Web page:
Tokyo Vice asserts itself as a significant new entry in the crime-drama canon: "Executive producer Michael Mann, who directed the pilot, is putting himself out there in a striking way: Comparisons are, perhaps, inevitable to Miami Vice, the stylish 1980s serial he produced, as well as to the 2006 feature film of the same title he helmed," says Daniel D'Addario. "Mann’s sense for the visual language of temptation — conveying vice both as a scourge to be eliminated and as a decadent pleasure — enriches Tokyo Vice. So, too, does his understanding of hierarchies, within both the criminal and legitimate worlds." D'Addario adds: "And say this much for Elgort, a controversial figure off screen after allegations of sexual assault surfaced in 2020: On screen, he’s able to avoid many of the pitfalls into which an actor who looks like him on a Japan-set series might have fallen."
Tokyo Vice is a sizzling slow burn: “Tokyo Vice may prove too slow for mass audiences, and there are multiple moments where it feels like we’re following the least interesting character," says Ben Travers. "Rogers shows less concern for developing distinct individuals than he does exploring Japan’s criminal underbelly, but if you can accept Jake, Hiroto, and Emi as dark horse heroes, fighting for truth and justice in a corrupt city, the series steadily finds its groove as a hard-boiled noir. The later episodes make room for key reveals, sobering action, and even a few laughs, giving hope that Tokyo Vice can start firing on all cylinders before the end. But there’s still more than enough sizzle to invest in Mann’s latest slow-burn study of criminals and their would-be keepers."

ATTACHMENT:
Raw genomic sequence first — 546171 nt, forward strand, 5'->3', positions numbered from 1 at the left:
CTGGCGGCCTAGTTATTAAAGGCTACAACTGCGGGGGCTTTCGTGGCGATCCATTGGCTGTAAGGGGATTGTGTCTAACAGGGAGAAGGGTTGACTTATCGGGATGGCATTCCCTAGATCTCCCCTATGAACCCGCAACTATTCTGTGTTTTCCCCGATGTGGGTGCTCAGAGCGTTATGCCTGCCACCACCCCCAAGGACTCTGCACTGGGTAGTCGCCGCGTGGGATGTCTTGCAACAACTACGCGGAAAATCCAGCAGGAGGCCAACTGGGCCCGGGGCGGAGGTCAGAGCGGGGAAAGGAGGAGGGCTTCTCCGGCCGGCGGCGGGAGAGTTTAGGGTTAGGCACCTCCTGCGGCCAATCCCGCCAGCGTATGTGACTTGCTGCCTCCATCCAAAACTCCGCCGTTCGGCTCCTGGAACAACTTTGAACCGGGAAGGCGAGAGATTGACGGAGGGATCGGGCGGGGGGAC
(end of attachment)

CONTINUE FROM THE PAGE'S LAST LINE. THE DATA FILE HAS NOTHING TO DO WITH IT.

Tokyo Vice suffers from familiar prestige-TV pacing: "The master plot moves slowly while taking up too much space for the show to develop more potentially episodic elements," says Jesse Hassenger. "(The real ongoing season-long mystery of contemporary crime shows: Where did all the cases of the week go? This goes double for a show about journalism, where working the crime beat isn’t supposed to entail myopically pursuing One Big Story.) Series creator J.T. Rogers obviously isn’t aiming for a Tokyo crime procedural; he seems interested in how the characters’ downtime bleeds and blurs into their chosen professions at this particular time in history. Yet while the show’s promotional materials stress a 'late ‘90s' setting (and the real Adelstein started at a Japanese newspaper in 1993), the period details are so far into that decade — there’s a whole scene discussing 'I Want It That Way' by the Backstreet Boys, rooting the action firmly in 1999 — that it effectively comes across more like the early 2000s."